The Dorney War Memorial was created in the early 1950s on the south side of Village Road, adjoining Dorney Common.
The site was originally a large pond.
The twelve oak trees planted on the site commemorate the twelve fallen servicemen who died in the 1939-1945 Second World War.
Their details are below:
The twelve servicemen commemorated on the 1935 – 1945 Second World War Memorial Stone sited in the Dorney War Memorial ground, Village Road, Dorney
2ND Lieutenant Richard Vernon Cholmondeley was with the 2nd battalion of the Royal Scots Fusiliers when he was killed, on the 18th May 1940, at the age of 30. He is buried in grave V.C.2, Bedford House Cemetery in Ieper, West-Vlaanderen, Belgium.
Richard came from an old English middle-class family, but he was actually born in Australia, where his parents had emigrated to run a vineyard. His father died in 1918, and his mother seems to have returned to her family home in Welshpool, although the family retained ownership of the vineyard and appear to have travelled out to Australia from time to time. Richard was educated in England at Haileybury College, and as a young man was variously recorded as an engineer and a secretary. In 1936, he married Margaret Fry at St Margaret’s, Westminster, and by 1938 the young couple had settled into Old Pond House in Dorney. I believe they had two young daughters. In 1939, Margaret was living in Old Pond House with her children, and volunteering as an ambulance driver.
However, Richard was said to be in Australia – perhaps at the family business - when he joined up in 1939. He became a 2nd Lieutenant in the Royal Scots Fusiliers, which sailed to France in October 1939 as part of the British Expeditionary Force. In April 1940, he was put in charge of a newly formed Fighting Patrol “composed of the toughest and most aggressive members of the battalion”. Aged 30, Richard was regarded as the ideal choice of leader because of “his fitness and aggressive outdoor nature”. Later that month he was on leave, returning on 10 May, the day the battalion learned that Germany had invaded Holland and Belgium. By 27 May, it was learnt that the BEF had been surrounded, and the British troops were making their way as best they could to the coast for evacuation. The battalion, which was in Arras, had to withdraw over a canal by stepping stones because all the bridges had been destroyed. The Fighting Patrol was tasked with providing cover for the withdrawal, which they did very effectively, but Richard was killed on the afternoon of 27 May while leading the attack on an enemy machine gun position.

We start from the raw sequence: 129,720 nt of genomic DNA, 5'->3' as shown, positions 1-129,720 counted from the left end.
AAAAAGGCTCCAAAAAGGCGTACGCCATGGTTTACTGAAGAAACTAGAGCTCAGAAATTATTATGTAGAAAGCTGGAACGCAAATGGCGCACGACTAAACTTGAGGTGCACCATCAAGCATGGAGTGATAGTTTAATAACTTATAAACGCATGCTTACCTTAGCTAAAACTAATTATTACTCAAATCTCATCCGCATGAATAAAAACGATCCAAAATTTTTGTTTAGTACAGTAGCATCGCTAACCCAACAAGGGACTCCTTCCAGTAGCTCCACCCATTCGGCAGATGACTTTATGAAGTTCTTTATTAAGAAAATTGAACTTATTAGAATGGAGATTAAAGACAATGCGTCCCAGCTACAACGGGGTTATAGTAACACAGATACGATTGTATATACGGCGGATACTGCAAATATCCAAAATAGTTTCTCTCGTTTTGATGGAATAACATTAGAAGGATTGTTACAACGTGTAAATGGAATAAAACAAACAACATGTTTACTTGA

Colonel Andrew D. Clinch was with the Kings Own Yorkshire Light Infantry when he was killed on 24th April 1942, aged 39. He is buried in grave 5 3 6 Pembroke Military Cemetery in Malta.
Lance Corporal Percy Thomas Robert Evins was with the 1st Battalion of the Royal Sussex Regiment when he was killed on 12th July 1944, at the age of 20. He is buried in grave IV D 15 in the War Cemetery in Arezzo, Italy.
Percy Evins was only 15 when war broke out. He was the only child of Percy Owen and Annie Mary Evins, who had moved to Ivy Cottage in Dorney village by 1929 and then to Sunnyside on Dorney Common by 1930. In 1939, Percy senior was working as a French polisher and a volunteer ARP warden. In due course, his son joined the 1st Battalion of the Royal Sussex Regiment, and became a lance corporal. The battalion was in Italy in 1944, and took part in the bloody battle of Monte Cassino in February/March. By July, they were involved in fierce fighting to take the city of Arezzo as part of the efforts to push back the German forces. Percy was killed on 12 July at the age of 20, four days before the city was liberated. Percy’s parents were still living at Sunnyside in 1954, when his father became one of the founder members of the society set up to look after the memorial gardens in the village. Both the parents outlived Percy by more than 30 years, and are buried in Dorney churchyard.